Mathematical models evaluate dynamics of tumor growth, efficacy of combined cancer therapies

2007 09 14 10 50 59 706Drugs that prevent malignant tumors from developing their own blood supply are attracting considerable interest in clinical oncology. Inhibiting this process of angiogenesis starves cancers of the vital nutrients they need to grow beyond 1 or 2 mm in diameter or metastasize to other organs.

Preclinical studies suggest that anti-angiogenic drugs will have the greatest effect when used in tandem with chemotherapy and/or radiotherapy. The question is: How can these elements combine into the most effective treatment regime? Dosages, treatment timescales, and the order that different therapies are administered will all have an impact on overall efficacy. Until this puzzle is solved, the potential of anti-angiogenic drugs may not be fully realized.

"There has been some great success applying anti-angiogenic therapies to mouse models. But really there isn't a clear strategy on how you should use cytotoxic therapies in combination with anti-angiogenics, where radiotherapy would fit in, and whether there is some way of optimizing these treatment strategies," said Siv Sivaloganathan, Ph.D., a professor of applied mathematics at the University of Waterloo in Ontario and director of the Fields Institute Centre for Mathematical Medicine in Toronto.

This complex scenario has now been distilled into a single mathematical model that promises to help oncologists with their clinical decision-making. Assistant professor Mohammad Kohandel and colleagues used a reaction-diffusion equation to study the spatial and temporal arrangement of cells in a growing tumor. A simple coarse-grained model producing islands of vascular and nonvascular networks was used to describe the process of angiogenesis. A third equation accounted for the concentration of oxygen, or other nutrients, available to the growing tumor (Physics in Medicine and Biology, July 2007, Vol. 52:13, pp. 3665-3677).

Team members then used the model to examine the effects of single and combined administration of radiotherapy and anti-angiogenic therapy. Their simulations matched closely with experimental results that had indicated anti-angiogenic drugs are most effective at slowing tumor growth when administered prior to radiotherapy. The model also showed the effect of combined treatments on the tumor's vital oxygen supply. A study of chemotherapeutic drugs, using the same model, is forthcoming.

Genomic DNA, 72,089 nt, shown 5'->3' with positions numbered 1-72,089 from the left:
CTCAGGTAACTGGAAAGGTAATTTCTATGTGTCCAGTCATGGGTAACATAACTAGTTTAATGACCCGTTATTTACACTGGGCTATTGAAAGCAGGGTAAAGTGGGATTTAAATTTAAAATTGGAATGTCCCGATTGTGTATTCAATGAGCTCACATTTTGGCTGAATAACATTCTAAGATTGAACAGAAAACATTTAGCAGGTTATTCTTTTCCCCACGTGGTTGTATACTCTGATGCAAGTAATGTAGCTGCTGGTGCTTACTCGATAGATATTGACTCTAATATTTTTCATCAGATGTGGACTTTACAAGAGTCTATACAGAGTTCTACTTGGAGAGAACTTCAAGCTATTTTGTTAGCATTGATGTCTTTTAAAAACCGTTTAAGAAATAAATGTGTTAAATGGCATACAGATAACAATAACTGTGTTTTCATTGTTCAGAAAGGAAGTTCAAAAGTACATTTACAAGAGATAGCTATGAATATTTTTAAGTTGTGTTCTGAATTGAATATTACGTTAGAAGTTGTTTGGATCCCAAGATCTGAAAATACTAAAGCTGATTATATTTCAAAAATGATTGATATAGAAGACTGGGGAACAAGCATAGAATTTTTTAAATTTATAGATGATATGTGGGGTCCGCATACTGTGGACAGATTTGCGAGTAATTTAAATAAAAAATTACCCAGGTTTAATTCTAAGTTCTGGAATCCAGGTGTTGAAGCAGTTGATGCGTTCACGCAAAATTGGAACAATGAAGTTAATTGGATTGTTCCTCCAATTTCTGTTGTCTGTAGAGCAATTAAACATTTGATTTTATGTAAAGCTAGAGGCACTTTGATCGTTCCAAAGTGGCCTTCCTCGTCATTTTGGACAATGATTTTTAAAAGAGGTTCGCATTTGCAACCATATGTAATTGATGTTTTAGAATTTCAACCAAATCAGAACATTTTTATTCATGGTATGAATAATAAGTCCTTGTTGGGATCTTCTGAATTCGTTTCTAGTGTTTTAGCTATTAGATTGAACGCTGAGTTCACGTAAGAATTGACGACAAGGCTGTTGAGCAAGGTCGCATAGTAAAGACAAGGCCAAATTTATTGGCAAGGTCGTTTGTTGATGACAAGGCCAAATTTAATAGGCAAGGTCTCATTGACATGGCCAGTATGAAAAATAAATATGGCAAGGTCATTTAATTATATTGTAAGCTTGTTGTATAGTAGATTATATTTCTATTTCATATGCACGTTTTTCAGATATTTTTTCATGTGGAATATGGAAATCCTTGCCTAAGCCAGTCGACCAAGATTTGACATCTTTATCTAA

Spotting the links

The mechanisms of cancer growth and therapy response are undoubtedly complex, and linking events that are happening at the cellular level with effects at tissue level is a real challenge, said Sivaloganathan, who co-authored the work. He cited close collaboration with oncologists as a key factor in the model's clinical relevance.

"Our feeling right from the beginning has been that the medical problem has to drive the math," he said. "By talking to physicians and medical scientists, you can postulate whether one mechanism might be crucial and another less important, and then you can incorporate these into your mathematical modeling."

Such models may, in the future, help oncologists optimize regimes for treating different cancers. Physiological data from patients could even be used to plan individualized therapeutic approaches. Software capable of personalizing medicine in this manner is likely to be available within five to 10 years, Sivaloganathan told Medicalphysicsweb.

Clinicians and experimental scientists led by Mike Milosevic at the Princess Margaret Hospital in Toronto will now be assessing the model's predictive prowess in mice. Clinical trials may follow, depending on the accuracy of the mathematical simulations.

In the meantime, Kohandel and Sivaloganathan, in collaboration with Mehran Kardar, a professor of physics at the Massachusetts Institute of Technology in Cambridge, MA, are continuing to refine their model to take account of the latest biomedical research.

For example, the model currently presumes that killing any cell within the tumor will have the same effect. More recent studies now suggest that a small proportion of cancer cells are responsible for driving tumor growth. Targeting this subpopulation of cells will consequently have a greater impact on treatment efficacy.

"This hasn't been proven, but there is more and more evidence emerging. So we are trying to incorporate this hypothesis into our model as well," Sivaloganathan said.

By Paula Gould
Medicalphysicsweb contributing editor
September 14, 2007

Related Reading

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From staging to lymph node status: Studies look to refine cervical cancer diagnosis, treatment, January 23, 2007

Urokinase expression inhibits tumor progression, June 12, 2006

© IOP Publishing Limited. Republished with permission from medicalphysicsweb, a community Web site covering fundamental research and emerging technologies in medical imaging and radiation therapy.

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